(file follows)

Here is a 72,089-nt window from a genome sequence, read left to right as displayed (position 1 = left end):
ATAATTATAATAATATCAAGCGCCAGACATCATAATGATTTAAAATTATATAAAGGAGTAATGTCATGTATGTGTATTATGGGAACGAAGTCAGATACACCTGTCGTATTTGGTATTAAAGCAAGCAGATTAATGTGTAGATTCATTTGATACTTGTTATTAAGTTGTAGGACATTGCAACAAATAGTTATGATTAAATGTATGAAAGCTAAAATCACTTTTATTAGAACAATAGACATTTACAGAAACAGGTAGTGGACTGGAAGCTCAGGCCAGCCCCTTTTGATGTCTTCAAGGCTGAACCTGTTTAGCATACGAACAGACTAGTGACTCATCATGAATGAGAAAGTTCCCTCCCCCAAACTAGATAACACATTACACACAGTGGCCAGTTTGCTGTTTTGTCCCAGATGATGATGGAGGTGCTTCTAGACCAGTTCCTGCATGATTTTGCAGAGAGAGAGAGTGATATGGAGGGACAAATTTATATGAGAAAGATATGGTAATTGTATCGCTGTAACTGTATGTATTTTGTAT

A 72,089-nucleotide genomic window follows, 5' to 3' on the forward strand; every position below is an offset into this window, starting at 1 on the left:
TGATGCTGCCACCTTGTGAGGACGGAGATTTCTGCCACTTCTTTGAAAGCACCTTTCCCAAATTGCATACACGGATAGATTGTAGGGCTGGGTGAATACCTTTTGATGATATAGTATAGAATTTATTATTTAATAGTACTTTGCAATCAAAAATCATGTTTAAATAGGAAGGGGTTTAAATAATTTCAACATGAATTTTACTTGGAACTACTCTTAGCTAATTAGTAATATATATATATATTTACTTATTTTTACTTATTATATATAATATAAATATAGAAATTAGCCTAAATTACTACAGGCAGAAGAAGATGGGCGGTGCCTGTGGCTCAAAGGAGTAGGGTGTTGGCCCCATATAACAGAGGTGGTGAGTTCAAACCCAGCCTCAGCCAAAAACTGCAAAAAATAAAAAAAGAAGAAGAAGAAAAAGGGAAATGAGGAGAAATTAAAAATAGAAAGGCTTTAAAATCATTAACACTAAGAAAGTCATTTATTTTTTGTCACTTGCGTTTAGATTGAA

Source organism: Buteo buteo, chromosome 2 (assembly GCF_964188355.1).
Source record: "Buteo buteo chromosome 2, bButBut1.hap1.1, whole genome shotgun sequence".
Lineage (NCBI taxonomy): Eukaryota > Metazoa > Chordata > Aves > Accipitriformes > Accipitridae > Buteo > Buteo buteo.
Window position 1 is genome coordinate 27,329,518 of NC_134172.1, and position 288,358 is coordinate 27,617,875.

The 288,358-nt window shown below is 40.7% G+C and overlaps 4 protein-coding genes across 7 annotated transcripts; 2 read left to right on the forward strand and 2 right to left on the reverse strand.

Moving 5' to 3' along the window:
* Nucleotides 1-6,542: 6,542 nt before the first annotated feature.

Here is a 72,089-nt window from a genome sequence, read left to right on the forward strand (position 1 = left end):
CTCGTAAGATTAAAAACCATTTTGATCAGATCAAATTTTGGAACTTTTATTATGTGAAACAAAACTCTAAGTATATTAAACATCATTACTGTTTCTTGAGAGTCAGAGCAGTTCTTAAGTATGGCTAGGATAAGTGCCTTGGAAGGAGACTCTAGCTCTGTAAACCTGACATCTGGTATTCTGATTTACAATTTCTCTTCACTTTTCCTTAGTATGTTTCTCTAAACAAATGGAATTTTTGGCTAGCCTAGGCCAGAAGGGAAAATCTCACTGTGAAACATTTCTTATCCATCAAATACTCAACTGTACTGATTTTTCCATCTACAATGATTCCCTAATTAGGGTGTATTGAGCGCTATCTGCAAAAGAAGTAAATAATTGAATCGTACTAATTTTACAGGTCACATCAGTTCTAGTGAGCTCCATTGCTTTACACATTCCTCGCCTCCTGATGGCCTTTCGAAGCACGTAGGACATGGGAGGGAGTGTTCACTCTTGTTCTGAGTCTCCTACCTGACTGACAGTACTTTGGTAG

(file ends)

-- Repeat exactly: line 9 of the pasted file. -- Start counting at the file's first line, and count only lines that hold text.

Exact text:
The 288,358-nt window shown below is 40.7% G+C and overlaps 4 protein-coding genes across 7 annotated transcripts; 2 read left to right on the forward strand and 2 right to left on the reverse strand.